In contrast to our strategy, Procop et al22 used a hard-stop phone call, which required physicians to call the laboratory to order a duplicate from a list of more than 1200 lab tests. This intervention was associated with a reduction in duplicate lab orders, with only 3% of interruptive alerts being overridden by a phone call, and resulted in a cost avoidance of $183 586 during 2 years, which accounted for materials and laboratory personnel labor but failed to account for physician labor used to initiate the call. Although poor usability can be a powerful deterrent, we believe good usability is a more sustainable approach that respects human autonomy and promotes user satisfaction and physician longevity.

    Not only do interruptive alerts increase cognitive burdens and disrupt workflows, but they can also lead to delays in treatment. In 2006, a multicenter randomized clinical trial23 was performed to evaluate an interruptive alert to reduce concomitant orders for warfarin and trimethoprim-sulfamethoxazole. Although the interruptive alert was successful in reducing ordering of this drug pair, with an adjusted odds ratio of 0.12 (95% CI, 0.05-0.33), it had the unintended consequence of delays in treatment for 4 patients. The harm was believed sufficient for the institutional review board to terminate the study early.

    Additional Use Cases

    We used the same techniques for duplicate order reminders in our order sets, transforming the order set itself into a visual checklist, as shown in Figure 3. These visual checklists engaged the visual and spatial reasoning portions of the brain, offloading the language centers. These same techniques could also be used to guide users when using clinical decision rules, as shown in eFigure 1 in the Supplement, suggesting the correct responses based on automated information retrieval. In the same way, such methods could also be used to integrate predictive machine learning algorithms into clinical workflows by guiding users to the correct response along with some explanation from the algorithm to show its work. Since a human is still in the loop, this method would be tolerant to less-than-perfect performance metrics as newer machine learning models are being created.

    Although for this application we used passive, inline, JIT decision support alone, this approach need not be mutually exclusive with interruptive alerts. For example, we have also implemented common drug decision support in CPOE and prescribing modules for allergies, pregnancy, and drug-drug interactions using both approaches. Allergy decision support for CPOE and prescribing modules is very amenable to this approach because some patients can have multiple drug allergies, shown in eFigure 2 in the Supplement. Although EHRs commonly provide JIT decision support by enumerating a patient’s allergies on the order screen, users must commit these allergies to working memory and then apply them by drug class to each potential order. This common workflow creates multiple points of failure: committing allergies to working memory, grouping allergies to drug classes, and cross-referencing drug classes to orders. Our inline decision support offloads this cognitive process from the user, freeing their attention to focus on other clinical tasks.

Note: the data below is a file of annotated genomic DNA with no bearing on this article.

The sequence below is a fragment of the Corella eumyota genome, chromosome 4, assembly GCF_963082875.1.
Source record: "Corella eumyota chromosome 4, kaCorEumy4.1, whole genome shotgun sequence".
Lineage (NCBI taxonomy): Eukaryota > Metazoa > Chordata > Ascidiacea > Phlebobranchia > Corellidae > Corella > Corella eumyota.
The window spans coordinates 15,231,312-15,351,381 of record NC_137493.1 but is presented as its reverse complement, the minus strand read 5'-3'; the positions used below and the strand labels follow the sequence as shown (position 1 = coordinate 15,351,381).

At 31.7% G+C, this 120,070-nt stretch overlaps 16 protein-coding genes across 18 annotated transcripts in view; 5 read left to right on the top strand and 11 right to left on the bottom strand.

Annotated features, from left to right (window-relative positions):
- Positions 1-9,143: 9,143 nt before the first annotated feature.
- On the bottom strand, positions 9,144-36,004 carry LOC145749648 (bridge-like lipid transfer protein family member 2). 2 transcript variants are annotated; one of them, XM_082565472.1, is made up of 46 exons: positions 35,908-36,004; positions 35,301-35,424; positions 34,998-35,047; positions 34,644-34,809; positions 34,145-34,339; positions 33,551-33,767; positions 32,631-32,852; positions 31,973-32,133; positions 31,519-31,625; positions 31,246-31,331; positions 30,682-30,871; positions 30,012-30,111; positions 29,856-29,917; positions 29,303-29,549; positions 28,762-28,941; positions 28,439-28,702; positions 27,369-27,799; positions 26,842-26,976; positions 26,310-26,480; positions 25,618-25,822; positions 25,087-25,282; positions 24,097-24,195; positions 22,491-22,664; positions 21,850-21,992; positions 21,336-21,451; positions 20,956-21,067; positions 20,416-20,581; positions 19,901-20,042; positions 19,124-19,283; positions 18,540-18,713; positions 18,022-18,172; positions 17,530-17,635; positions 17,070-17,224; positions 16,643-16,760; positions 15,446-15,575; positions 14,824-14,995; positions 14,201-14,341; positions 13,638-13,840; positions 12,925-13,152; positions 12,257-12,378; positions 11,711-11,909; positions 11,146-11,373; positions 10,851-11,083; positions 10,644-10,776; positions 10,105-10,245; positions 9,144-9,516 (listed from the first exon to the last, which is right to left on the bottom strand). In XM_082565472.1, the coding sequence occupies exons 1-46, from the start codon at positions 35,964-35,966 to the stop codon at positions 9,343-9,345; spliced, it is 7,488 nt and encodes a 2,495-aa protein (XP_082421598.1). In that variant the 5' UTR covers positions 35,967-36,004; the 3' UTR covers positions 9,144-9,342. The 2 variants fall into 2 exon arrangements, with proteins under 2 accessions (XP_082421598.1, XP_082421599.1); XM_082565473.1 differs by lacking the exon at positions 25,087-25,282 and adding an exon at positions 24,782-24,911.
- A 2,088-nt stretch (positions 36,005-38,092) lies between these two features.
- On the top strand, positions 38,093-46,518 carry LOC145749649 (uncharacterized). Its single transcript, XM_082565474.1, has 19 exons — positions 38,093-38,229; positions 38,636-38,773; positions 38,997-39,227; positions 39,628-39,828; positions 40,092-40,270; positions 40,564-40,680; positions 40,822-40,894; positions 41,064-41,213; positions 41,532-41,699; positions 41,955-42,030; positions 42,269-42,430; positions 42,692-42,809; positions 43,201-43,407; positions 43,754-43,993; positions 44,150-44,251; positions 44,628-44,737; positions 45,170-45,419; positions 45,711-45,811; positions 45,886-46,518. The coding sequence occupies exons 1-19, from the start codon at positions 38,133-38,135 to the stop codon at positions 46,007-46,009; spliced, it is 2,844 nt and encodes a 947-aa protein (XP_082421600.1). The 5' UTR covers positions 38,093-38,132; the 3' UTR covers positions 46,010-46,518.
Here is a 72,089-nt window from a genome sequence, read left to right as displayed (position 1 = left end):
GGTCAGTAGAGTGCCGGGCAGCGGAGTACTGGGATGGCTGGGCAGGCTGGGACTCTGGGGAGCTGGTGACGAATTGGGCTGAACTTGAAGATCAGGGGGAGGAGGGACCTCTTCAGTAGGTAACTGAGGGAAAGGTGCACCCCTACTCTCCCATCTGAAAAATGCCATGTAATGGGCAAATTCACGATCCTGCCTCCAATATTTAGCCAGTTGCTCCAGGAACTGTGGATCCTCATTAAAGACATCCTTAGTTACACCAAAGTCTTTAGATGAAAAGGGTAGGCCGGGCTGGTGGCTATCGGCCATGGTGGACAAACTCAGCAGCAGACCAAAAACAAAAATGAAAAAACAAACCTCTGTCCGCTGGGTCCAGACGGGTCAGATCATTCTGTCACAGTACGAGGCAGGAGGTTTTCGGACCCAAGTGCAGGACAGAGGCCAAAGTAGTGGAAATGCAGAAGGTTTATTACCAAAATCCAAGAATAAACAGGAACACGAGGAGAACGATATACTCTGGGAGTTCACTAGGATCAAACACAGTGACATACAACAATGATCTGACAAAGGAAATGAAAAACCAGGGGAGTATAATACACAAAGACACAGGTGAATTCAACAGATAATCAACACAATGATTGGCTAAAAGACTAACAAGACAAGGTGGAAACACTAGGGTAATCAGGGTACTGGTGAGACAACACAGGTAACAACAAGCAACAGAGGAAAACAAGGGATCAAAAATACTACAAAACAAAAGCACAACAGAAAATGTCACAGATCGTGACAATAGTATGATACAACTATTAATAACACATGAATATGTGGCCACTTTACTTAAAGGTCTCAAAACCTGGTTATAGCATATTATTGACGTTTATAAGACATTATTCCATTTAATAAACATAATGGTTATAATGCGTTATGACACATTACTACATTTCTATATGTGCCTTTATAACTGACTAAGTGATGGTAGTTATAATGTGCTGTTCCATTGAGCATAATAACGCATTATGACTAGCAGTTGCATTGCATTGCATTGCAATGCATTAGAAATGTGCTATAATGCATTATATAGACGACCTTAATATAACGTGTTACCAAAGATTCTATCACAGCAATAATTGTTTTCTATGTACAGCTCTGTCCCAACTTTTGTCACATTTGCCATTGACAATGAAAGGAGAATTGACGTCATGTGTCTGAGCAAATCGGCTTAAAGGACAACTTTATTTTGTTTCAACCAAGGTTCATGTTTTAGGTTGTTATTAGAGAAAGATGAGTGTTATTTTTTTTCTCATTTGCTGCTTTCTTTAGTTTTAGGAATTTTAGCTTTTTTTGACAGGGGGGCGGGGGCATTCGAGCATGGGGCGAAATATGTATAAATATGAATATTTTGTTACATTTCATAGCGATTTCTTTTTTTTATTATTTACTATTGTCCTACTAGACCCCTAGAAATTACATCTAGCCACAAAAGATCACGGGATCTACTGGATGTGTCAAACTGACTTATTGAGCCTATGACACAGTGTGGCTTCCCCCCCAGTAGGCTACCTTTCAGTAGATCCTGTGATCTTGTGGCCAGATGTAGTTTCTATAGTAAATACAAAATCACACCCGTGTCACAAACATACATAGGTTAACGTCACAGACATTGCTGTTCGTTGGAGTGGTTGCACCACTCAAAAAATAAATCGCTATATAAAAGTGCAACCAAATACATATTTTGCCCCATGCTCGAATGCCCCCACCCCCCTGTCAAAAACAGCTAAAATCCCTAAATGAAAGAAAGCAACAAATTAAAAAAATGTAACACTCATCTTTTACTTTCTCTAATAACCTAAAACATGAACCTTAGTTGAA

Future Directions

    Our implementation was specific to the ED, but is applicable to any care setting where clinical care teams must collaborate. Other care settings that have clinicians who are geographically dispersed would amplify the changes associated with such an intervention. Different care settings would require different thresholds for determining if an order is a duplicate. For example, in the ICU, that threshold might be 4 to 12 hours. In the hospitalist setting, that threshold may be 24 hours, while in the outpatient setting, it may be 1 week or 1 month. In the ED, having a simple binary representation of whether an order was a duplicate during that ED visit was intuitive and clinically meaningful. However, in the ICU, having multiple stages corresponding with last order time with additional information, such as ordered 5 minutes ago or ordered 6 hours ago, could be important. We plan to iteratively develop new user interfaces given this increased complexity as we deploy this intervention across different care settings.

    Limitations